She also kept abreast of cultural criticism, and was currently at war with the film critic John Simon over his vicious remarks about Barbra Streisand. She’d even had a letter published in the New Leader, accusing Simon of being a self-hating Jew, to which the editors noted that Simon wasn’t Jewish.
She was a prolific letter writer, to airlines, editors, restaurateurs, and hoteliers, heaping praise or criticism on them according to her and Dad’s experience. When it wasn’t busy at the store, she pounded them out on a typewriter in Dad’s office, Xeroxed the ones she was most proud of—which was almost all of them—and mailed them to us if we weren’t at home. She typed at the speed of thought, in rolling, ornate phrases, never stopping to fix a typo or rejigger the occasional sentence that didn’t work.
I was miserable but I couldn’t figure out a way to get out. The summer before, I’d signed up to take a course on existentialism in Paris, but on the way to the airport, Ma and I had gotten into a fight, I’d started crying, and somehow, we decided that I’d be better off if I stayed at home and lost the infamous twenty pounds I’d gained my freshman year of high school.
Which, of course, I failed to do, and which was why I was still at it. It wasn’t because I didn’t want to lose weight. I did. I longed to look like the artsy girls at prep school, who wandered around the wooded campus in torn, faded jeans and oversized men’s shirts, with Nikon cameras slung around their neck. But first I had to get rid of my hips, thighs, and breasts.
Late at night, alone in bed, I devised fanciful weight loss schemes, like walking the entire length of Israel by myself. I fantasized about driving across the country in a flashy red sports car with the top down, stopping for fast food, scarfing down candy bars, and never getting fat.
After Ma and Dad had gathered up the papers and gone to bed, I slid into Ma’s chair, which was still warm from her body. From that vantage point, with my back to the fireplace, I could gaze out over the room and see if anyone was coming.
I heard them murmuring in the hallway and tried to decipher what they were saying. I noticed that they’d become afraid of me ever since I got fat. When we were together, I often saw them exchanging glances, as if they were dealing with a lunatic.
I waited for what seemed like a long time and then, just when I thought it was safe to sneak down to the basement, I heard footsteps on the staircase.
Dad shuffled in, groggy, haggard, and in need of a shave. He was wearing his worn felt slippers and a rumpled seersucker bathrobe belted loosely over thin pajamas. Even in summer, he was deathly afraid of drafts. The moment he felt one, especially on his bald spot, he started sneezing uncontrollably, which was why he often wore a nightcap in winter, like Scrooge.
“You’re still up?” he said with a touch of alarm, because anything out of the ordinary was cause for alarm.
“I was just about to go to bed,” I lied. “What about you?”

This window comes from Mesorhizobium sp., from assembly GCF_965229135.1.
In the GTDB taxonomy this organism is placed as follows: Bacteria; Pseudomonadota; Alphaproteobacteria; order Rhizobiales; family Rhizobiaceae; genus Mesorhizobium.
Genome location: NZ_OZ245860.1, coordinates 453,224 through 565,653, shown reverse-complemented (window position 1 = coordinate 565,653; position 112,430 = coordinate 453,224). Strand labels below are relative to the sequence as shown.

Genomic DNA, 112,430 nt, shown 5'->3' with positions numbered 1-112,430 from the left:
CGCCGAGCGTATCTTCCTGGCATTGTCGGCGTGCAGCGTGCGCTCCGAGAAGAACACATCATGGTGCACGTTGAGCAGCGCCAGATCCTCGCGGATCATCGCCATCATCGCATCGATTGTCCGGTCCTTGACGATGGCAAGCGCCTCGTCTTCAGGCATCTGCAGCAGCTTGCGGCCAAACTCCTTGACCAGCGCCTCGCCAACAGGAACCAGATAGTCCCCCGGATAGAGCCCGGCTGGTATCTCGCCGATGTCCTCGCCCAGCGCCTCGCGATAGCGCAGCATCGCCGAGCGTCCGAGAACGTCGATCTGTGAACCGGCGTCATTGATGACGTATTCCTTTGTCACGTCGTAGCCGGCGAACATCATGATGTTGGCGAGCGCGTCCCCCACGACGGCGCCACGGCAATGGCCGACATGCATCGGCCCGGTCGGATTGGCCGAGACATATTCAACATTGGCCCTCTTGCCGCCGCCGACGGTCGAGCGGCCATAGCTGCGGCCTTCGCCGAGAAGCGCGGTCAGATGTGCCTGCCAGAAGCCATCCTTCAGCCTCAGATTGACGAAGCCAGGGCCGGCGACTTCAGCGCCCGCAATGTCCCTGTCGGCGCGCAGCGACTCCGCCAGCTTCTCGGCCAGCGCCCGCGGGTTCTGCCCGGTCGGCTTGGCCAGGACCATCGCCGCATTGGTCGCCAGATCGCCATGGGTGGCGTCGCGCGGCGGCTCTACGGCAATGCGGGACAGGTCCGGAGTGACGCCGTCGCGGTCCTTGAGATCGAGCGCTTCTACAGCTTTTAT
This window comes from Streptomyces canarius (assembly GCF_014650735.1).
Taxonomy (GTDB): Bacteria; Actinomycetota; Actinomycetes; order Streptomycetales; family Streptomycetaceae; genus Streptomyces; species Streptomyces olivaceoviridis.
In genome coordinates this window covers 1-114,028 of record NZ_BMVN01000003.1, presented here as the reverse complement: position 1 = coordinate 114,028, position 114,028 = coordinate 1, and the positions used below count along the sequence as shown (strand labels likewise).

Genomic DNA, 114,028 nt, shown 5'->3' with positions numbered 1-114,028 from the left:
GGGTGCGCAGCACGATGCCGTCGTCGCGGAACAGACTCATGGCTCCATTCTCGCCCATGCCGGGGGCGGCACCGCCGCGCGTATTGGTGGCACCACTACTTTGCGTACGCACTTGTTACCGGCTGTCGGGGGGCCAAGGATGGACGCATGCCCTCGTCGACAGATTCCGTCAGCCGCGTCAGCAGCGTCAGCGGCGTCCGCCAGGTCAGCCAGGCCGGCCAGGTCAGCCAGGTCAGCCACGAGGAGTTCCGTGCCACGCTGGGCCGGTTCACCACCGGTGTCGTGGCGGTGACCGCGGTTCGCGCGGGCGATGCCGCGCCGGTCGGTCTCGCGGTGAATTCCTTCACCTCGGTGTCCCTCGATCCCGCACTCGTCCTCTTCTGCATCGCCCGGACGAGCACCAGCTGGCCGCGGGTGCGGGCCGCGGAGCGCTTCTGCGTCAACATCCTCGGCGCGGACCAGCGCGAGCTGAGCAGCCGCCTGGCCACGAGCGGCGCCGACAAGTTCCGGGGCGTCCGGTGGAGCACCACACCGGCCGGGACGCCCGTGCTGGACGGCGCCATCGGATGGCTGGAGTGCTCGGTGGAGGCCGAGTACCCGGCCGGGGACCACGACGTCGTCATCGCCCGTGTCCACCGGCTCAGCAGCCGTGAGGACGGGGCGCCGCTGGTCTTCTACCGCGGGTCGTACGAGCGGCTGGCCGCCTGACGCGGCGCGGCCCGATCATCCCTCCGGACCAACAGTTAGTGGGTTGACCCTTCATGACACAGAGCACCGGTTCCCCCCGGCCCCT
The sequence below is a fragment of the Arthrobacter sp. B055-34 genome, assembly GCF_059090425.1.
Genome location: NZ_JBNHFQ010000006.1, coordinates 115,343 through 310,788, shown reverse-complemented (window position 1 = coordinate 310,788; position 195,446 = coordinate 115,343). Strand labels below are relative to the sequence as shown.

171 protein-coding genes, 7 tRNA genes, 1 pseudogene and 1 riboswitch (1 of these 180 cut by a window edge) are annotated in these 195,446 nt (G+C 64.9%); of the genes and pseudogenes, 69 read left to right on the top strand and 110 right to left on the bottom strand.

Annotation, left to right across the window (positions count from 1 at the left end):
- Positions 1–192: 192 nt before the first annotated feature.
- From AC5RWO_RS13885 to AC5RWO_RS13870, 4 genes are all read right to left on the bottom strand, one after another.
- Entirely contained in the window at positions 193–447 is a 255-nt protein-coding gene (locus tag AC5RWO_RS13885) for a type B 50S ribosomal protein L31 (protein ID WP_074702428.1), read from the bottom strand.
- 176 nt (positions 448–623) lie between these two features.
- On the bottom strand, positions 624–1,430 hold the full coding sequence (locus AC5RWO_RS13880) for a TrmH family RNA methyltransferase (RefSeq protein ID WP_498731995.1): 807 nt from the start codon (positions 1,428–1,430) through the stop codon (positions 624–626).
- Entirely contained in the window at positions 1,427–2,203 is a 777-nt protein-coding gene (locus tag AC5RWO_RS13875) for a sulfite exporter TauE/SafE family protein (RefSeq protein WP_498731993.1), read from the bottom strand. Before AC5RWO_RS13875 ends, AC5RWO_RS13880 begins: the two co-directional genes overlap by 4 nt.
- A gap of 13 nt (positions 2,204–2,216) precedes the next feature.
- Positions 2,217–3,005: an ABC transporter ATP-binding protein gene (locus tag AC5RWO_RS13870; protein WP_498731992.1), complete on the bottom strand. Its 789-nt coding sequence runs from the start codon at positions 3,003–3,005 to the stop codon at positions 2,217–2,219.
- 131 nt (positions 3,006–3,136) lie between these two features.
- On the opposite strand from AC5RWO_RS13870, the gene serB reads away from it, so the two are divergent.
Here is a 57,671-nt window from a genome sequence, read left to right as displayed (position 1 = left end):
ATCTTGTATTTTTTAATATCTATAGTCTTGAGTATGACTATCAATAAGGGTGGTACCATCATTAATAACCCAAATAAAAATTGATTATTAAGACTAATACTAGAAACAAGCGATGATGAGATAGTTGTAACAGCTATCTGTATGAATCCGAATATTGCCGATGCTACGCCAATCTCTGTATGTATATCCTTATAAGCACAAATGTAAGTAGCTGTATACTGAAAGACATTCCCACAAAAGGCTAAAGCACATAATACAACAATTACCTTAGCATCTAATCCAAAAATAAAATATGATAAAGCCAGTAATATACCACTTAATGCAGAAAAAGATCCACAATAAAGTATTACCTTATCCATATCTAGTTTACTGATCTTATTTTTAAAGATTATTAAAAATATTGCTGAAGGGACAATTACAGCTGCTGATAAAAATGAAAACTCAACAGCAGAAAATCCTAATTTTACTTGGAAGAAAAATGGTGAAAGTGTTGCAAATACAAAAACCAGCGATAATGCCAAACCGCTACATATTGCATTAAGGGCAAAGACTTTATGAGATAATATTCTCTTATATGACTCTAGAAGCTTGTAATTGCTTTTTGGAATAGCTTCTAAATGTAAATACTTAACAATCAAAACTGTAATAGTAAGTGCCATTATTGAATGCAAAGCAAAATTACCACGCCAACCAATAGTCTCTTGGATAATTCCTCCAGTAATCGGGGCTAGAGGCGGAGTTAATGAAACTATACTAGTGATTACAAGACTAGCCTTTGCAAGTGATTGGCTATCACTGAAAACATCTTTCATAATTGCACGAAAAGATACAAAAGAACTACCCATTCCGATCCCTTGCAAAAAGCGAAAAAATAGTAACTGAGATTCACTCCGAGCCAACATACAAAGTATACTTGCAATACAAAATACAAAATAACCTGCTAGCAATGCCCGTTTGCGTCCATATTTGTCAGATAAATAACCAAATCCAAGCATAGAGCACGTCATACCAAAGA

“Grainy mouth,” he said morosely. That was the term he’d invented for a certain kind of indigestion, which he got whenever he ate handfuls of nuts in the evening.
He padded across the hardwood floor to the liquor cabinet, unlocked it, and took out a bottle of Jim Beam. They’d only started locking it after he poured himself a drink one night and realized it was mostly water. Howard and his friends had been swilling their supply, then refilling the bottles with water, leaving just enough booze at the bottom to give them an amber glow.
He went into the kitchen and rummaged around in the cabinet for one of his favorite cut crystal highball glasses. “Can I make you a drink?”
I was surprised at the gallant offer because I was only sixteen and hadn’t started drinking publicly yet. But I said yes because it felt thrilling to be asked, and I took it as a hopeful sign that maybe we’d be able to talk about something besides my weight. Like The Magic Mountain, which I was slogging through that summer because it had been so important to him.
After he made the drinks, he sat down across from the fireplace in the bentwood rocker. When we were kids, we used to play with it like a toy. Howard and Rachel always rocked the longest and hardest, pitching back with such abandon, I wondered why it didn’t tip over and dump them on the floor.
Dad was rocking gently, steadily sipping his bourbon. As he did, the furrows on his brow softened and he stopped picking at his cuticles. He looked handsome, even debonair. He asked me a few perfunctory questions about German class, but didn’t pay attention to the answers. He found small talk intolerable.
“Tell me the truth,” he said, abruptly changing the subject. “Are you happy?”
The dreaded question. He asked it of us all the time, especially when he was getting shit-faced. It was impossible to answer truthfully because if I said that I was happy, then I would have been lying. If I said that I wasn’t, then I’d be admitting I had the family disease: psychosis. There was nothing in between.